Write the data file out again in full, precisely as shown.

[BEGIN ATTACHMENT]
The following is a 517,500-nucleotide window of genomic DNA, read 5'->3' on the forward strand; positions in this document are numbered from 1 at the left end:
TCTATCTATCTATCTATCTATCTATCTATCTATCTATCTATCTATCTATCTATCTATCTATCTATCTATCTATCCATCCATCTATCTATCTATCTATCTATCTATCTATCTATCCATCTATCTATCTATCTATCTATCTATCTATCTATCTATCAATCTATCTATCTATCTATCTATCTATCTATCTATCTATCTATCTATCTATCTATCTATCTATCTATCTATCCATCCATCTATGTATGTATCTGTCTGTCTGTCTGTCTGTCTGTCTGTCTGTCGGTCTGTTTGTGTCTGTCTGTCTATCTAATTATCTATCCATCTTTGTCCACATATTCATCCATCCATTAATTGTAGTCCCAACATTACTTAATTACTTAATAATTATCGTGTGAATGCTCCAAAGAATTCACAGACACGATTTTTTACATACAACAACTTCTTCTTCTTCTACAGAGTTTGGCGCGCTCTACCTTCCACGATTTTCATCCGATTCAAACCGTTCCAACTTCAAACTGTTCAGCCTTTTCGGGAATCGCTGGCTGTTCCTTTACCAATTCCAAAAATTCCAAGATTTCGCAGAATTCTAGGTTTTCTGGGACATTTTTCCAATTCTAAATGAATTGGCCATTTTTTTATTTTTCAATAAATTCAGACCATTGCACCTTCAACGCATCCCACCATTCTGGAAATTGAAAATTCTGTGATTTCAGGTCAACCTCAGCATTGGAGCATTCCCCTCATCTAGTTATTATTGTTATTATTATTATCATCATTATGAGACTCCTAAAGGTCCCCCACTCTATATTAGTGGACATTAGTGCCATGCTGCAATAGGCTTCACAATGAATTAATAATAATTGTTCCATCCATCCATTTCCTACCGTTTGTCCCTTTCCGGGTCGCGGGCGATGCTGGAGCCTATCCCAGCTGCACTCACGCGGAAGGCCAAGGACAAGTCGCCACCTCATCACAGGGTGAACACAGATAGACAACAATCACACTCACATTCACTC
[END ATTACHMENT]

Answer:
The following is a 517,500-nucleotide window of genomic DNA, read 5'->3' on the forward strand; positions in this document are numbered from 1 at the left end:
TCTATCTATCTATCTATCTATCTATCTATCTATCTATCTATCTATCTATCTATCTATCTATCTATCTATCTATCCATCCATCTATCTATCTATCTATCTATCTATCTATCTATCCATCTATCTATCTATCTATCTATCTATCTATCTATCTATCAATCTATCTATCTATCTATCTATCTATCTATCTATCTATCTATCTATCTATCTATCTATCTATCTATCTATCCATCCATCTATGTATGTATCTGTCTGTCTGTCTGTCTGTCTGTCTGTCTGTCGGTCTGTTTGTGTCTGTCTGTCTATCTAATTATCTATCCATCTTTGTCCACATATTCATCCATCCATTAATTGTAGTCCCAACATTACTTAATTACTTAATAATTATCGTGTGAATGCTCCAAAGAATTCACAGACACGATTTTTTACATACAACAACTTCTTCTTCTTCTACAGAGTTTGGCGCGCTCTACCTTCCACGATTTTCATCCGATTCAAACCGTTCCAACTTCAAACTGTTCAGCCTTTTCGGGAATCGCTGGCTGTTCCTTTACCAATTCCAAAAATTCCAAGATTTCGCAGAATTCTAGGTTTTCTGGGACATTTTTCCAATTCTAAATGAATTGGCCATTTTTTTATTTTTCAATAAATTCAGACCATTGCACCTTCAACGCATCCCACCATTCTGGAAATTGAAAATTCTGTGATTTCAGGTCAACCTCAGCATTGGAGCATTCCCCTCATCTAGTTATTATTGTTATTATTATTATCATCATTATGAGACTCCTAAAGGTCCCCCACTCTATATTAGTGGACATTAGTGCCATGCTGCAATAGGCTTCACAATGAATTAATAATAATTGTTCCATCCATCCATTTCCTACCGTTTGTCCCTTTCCGGGTCGCGGGCGATGCTGGAGCCTATCCCAGCTGCACTCACGCGGAAGGCCAAGGACAAGTCGCCACCTCATCACAGGGTGAACACAGATAGACAACAATCACACTCACATTCACTC